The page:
January is a tense time in the office. Often reluctant to return after the Christmas break, many employees are distracted, their minds turned towards the new year, new resolutions… and new jobs.
A look at Google trends demonstrates this seasonal restlessness, with searches for “jobs” and “holiday destinations” peaking at the beginning of every year.
In order to identify the proportion of the workforce considering a change of job this January, and to uncover the primary reasons behind their discontent, we surveyed 3000 workers from across the UK.
When surveyed, 23% of respondents said that they were already in the process of looking for new opportunities.
While it may be comforting to focus on the 42% that aren’t currently contemplating the next step in their career, employers should not ignore the fact that more than 1 in 5 are arriving back to work with serious engagement issues.
The data highlights this as an immediate concern, with more respondents signalling their intent to start looking elsewhere within the next month, than at any other point this year.
“Employers are at highest risk of losing key employees in January and February,” says Dan Rogers, co-founder of Peakon. “The first couple of weeks of the year are the peak for new job hunting. After an extended break, coming back to work to a disengaging or unsatisfying role prompts many employees to reconsider their future at a company."
"The key thing for managers to do is to hit the ground running with their team immediately as they come back to work. They need to make sure they have the right discussions with employees about their future; goals for the year, career development, additional responsibilities etc. That gives them a window of opportunity to nip early-January employee blues in the bud before it escalates into late-January employee quitting."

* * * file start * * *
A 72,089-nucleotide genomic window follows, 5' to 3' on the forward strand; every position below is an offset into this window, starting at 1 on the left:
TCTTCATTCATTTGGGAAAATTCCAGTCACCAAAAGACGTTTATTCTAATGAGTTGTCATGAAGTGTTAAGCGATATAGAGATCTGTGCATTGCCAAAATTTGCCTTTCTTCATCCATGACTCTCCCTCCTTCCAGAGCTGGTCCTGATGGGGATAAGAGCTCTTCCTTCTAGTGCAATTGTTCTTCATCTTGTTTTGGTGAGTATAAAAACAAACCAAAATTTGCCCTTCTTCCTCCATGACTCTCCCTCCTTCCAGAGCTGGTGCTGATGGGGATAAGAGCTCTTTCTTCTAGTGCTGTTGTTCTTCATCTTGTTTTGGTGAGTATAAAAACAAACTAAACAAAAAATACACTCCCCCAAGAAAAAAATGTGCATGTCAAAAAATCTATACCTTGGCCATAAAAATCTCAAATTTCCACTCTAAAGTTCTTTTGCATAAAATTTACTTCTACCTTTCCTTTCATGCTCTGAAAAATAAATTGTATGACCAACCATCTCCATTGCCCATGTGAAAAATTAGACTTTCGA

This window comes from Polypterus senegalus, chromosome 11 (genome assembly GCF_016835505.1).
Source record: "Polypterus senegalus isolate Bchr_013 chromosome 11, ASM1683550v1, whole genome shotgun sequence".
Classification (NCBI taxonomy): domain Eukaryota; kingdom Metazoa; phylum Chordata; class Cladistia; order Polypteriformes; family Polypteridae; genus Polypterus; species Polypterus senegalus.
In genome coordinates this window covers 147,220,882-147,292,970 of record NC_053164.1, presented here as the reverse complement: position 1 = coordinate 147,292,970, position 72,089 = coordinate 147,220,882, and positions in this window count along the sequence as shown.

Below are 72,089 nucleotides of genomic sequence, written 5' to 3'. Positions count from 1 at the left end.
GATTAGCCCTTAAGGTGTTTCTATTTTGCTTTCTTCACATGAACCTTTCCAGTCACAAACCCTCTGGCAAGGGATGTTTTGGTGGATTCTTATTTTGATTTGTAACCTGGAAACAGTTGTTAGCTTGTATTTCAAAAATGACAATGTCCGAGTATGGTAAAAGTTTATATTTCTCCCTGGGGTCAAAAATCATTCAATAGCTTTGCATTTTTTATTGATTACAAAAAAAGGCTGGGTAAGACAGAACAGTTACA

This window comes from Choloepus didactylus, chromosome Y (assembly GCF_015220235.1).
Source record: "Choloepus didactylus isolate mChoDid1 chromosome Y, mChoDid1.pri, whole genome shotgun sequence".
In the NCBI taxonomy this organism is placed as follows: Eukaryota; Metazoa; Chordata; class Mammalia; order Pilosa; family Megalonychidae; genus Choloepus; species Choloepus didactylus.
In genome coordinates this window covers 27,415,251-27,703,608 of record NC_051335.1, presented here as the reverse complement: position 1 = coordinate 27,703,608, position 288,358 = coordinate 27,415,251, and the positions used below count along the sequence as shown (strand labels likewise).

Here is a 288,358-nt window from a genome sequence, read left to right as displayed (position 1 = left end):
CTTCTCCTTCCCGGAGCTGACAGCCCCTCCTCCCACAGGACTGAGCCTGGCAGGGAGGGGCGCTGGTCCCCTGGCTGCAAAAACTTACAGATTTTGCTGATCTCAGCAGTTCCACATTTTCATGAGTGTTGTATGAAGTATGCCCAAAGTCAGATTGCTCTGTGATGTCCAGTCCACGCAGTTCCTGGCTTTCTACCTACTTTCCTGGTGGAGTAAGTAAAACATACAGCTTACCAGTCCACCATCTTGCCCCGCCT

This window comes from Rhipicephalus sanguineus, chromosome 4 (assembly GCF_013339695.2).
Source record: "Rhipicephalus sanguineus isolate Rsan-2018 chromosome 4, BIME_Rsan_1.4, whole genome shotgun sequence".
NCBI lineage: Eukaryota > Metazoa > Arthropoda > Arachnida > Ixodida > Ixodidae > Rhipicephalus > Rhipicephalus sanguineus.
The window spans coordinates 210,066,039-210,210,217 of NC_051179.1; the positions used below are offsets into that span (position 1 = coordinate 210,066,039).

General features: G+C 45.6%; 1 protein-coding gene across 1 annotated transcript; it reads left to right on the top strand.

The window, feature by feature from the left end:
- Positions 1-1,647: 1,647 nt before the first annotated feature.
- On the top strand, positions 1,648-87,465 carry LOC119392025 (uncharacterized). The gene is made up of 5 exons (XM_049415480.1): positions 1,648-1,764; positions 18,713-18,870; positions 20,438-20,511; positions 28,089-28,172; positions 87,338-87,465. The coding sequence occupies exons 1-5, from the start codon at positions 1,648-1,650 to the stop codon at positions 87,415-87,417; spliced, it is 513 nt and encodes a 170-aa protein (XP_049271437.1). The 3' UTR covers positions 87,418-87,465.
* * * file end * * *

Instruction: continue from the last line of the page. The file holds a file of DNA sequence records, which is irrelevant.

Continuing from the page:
When those considering a new role were asked for the primary reason behind their intention, 24% stated that they were motivated by the thought of a career change. This is closely followed by those choosing to look elsewhere because they feel underpaid (23%).
“It is very interesting to see the desire for a career change rank so highly, and this will be a huge surprise to employers and managers,” says Dan Rogers. “These employees aren’t looking to leave because of a particular grievance. Instead, their interest in new opportunities is motivated by a broader disengagement.”
“This is troubling for HR leaders and line managers, as the key to re-engaging these individuals isn’t always obvious. Their interest in a new career path is a symptom of a lack of intrinsic motivation in their current role. While there is no easy fix for this - extrinsic rewards, such as a pay-rise, promotion or bonus would have no impact - there are a few more subtle approaches that managers can take.”
The needs for growth and purpose feature in almost every theory of motivation. Providing your team with a clear career path is a sure-fire way to ensure that they envisage a future with your organisation.
Feedback is key, especially for the Millennials in your workplace. Acknowledging the successes of your team provides them with a feeling of accomplishment - an important source of intrinsic motivation according to Self Determination Theory.
Employees that are aligned with the goals and strategy of their organisation exhibit much higher levels of motivation than those who are not. An effective way of ensuring that your employees identify with the vision of the business is to involve them in the strategic planning process. For more ideas, see our management guide on How To Effectively Communicate Strategy To Employees.
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